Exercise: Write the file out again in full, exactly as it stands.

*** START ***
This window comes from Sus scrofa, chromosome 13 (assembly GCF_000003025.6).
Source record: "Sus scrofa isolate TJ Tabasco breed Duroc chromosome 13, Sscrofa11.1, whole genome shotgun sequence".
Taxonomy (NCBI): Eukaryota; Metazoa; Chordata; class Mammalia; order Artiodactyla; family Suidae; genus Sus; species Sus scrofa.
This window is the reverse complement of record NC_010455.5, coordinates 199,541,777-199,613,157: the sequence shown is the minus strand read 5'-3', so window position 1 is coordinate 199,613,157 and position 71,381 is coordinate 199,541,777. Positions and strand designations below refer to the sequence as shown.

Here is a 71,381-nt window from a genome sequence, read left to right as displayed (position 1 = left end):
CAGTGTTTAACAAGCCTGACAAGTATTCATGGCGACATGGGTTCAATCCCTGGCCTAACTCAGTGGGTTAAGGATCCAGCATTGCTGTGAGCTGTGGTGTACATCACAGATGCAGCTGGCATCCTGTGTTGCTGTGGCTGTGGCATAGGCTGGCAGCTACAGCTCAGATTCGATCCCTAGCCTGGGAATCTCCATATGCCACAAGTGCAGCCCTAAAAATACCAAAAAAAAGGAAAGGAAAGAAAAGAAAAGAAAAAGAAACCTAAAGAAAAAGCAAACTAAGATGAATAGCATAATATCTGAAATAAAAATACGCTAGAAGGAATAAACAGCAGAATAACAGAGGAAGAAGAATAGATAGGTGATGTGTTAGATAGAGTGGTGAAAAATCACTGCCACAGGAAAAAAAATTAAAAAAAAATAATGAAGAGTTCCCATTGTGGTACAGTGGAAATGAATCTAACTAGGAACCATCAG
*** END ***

This window comes from Sus scrofa, chromosome 13 (assembly GCF_000003025.6).
Source record: "Sus scrofa isolate TJ Tabasco breed Duroc chromosome 13, Sscrofa11.1, whole genome shotgun sequence".
Taxonomy (NCBI): Eukaryota; Metazoa; Chordata; class Mammalia; order Artiodactyla; family Suidae; genus Sus; species Sus scrofa.
This window is the reverse complement of record NC_010455.5, coordinates 199,541,777-199,613,157: the sequence shown is the minus strand read 5'-3', so window position 1 is coordinate 199,613,157 and position 71,381 is coordinate 199,541,777. Positions and strand designations below refer to the sequence as shown.

Here is a 71,381-nt window from a genome sequence, read left to right as displayed (position 1 = left end):
CAGTGTTTAACAAGCCTGACAAGTATTCATGGCGACATGGGTTCAATCCCTGGCCTAACTCAGTGGGTTAAGGATCCAGCATTGCTGTGAGCTGTGGTGTACATCACAGATGCAGCTGGCATCCTGTGTTGCTGTGGCTGTGGCATAGGCTGGCAGCTACAGCTCAGATTCGATCCCTAGCCTGGGAATCTCCATATGCCACAAGTGCAGCCCTAAAAATACCAAAAAAAAGGAAAGGAAAGAAAAGAAAAGAAAAAGAAACCTAAAGAAAAAGCAAACTAAGATGAATAGCATAATATCTGAAATAAAAATACGCTAGAAGGAATAAACAGCAGAATAACAGAGGAAGAAGAATAGATAGGTGATGTGTTAGATAGAGTGGTGAAAAATCACTGCCACAGGAAAAAAAATTAAAAAAAAATAATGAAGAGTTCCCATTGTGGTACAGTGGAAATGAATCTAACTAGGAACCATCAG